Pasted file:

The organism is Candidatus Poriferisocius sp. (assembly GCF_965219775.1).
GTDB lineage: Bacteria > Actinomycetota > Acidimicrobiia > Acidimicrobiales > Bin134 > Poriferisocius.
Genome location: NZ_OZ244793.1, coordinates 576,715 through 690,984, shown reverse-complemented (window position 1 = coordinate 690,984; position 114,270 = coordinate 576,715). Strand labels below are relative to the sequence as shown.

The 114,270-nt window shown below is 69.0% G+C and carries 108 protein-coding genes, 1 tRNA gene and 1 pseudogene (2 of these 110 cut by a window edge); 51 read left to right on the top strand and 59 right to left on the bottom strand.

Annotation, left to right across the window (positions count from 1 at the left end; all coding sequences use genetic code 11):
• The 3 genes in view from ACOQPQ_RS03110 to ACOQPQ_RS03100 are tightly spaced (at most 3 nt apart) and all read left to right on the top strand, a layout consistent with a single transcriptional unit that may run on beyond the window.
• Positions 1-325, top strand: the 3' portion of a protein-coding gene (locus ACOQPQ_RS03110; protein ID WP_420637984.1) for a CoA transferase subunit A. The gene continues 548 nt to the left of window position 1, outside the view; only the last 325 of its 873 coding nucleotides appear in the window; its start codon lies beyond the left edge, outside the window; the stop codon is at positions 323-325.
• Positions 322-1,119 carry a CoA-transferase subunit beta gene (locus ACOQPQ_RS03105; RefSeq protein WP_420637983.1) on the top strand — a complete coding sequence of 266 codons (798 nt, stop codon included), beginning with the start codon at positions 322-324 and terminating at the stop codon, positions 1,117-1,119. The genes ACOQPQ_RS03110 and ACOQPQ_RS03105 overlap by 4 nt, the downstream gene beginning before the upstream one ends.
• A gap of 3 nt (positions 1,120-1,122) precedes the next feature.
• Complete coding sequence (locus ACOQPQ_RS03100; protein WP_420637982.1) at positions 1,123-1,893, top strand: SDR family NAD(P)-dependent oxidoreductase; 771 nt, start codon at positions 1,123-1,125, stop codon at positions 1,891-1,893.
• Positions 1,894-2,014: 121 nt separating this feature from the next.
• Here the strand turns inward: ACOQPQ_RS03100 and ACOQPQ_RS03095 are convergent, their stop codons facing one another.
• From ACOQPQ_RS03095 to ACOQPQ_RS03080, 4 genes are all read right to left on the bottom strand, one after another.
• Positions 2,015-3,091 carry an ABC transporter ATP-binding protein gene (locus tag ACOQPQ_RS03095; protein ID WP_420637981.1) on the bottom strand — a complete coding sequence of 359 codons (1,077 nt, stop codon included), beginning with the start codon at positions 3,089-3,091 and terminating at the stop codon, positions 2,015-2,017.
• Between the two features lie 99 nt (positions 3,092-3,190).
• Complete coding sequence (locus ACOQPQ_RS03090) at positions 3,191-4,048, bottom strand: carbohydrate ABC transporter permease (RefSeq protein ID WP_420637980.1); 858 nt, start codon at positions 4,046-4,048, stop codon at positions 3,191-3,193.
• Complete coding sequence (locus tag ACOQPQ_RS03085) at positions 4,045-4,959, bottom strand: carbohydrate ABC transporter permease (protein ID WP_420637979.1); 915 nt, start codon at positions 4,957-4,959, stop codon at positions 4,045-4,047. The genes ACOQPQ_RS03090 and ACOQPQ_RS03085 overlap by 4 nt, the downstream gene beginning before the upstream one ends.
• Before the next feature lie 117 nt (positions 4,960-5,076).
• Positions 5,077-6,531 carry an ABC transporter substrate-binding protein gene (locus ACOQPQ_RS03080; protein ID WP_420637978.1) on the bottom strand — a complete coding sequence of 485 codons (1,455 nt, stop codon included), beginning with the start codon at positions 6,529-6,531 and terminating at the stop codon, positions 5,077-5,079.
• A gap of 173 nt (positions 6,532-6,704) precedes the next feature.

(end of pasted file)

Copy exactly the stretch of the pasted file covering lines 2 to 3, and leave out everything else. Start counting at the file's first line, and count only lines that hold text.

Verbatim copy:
GTDB lineage: Bacteria > Actinomycetota > Acidimicrobiia > Acidimicrobiales > Bin134 > Poriferisocius.
Genome location: NZ_OZ244793.1, coordinates 576,715 through 690,984, shown reverse-complemented (window position 1 = coordinate 690,984; position 114,270 = coordinate 576,715). Strand labels below are relative to the sequence as shown.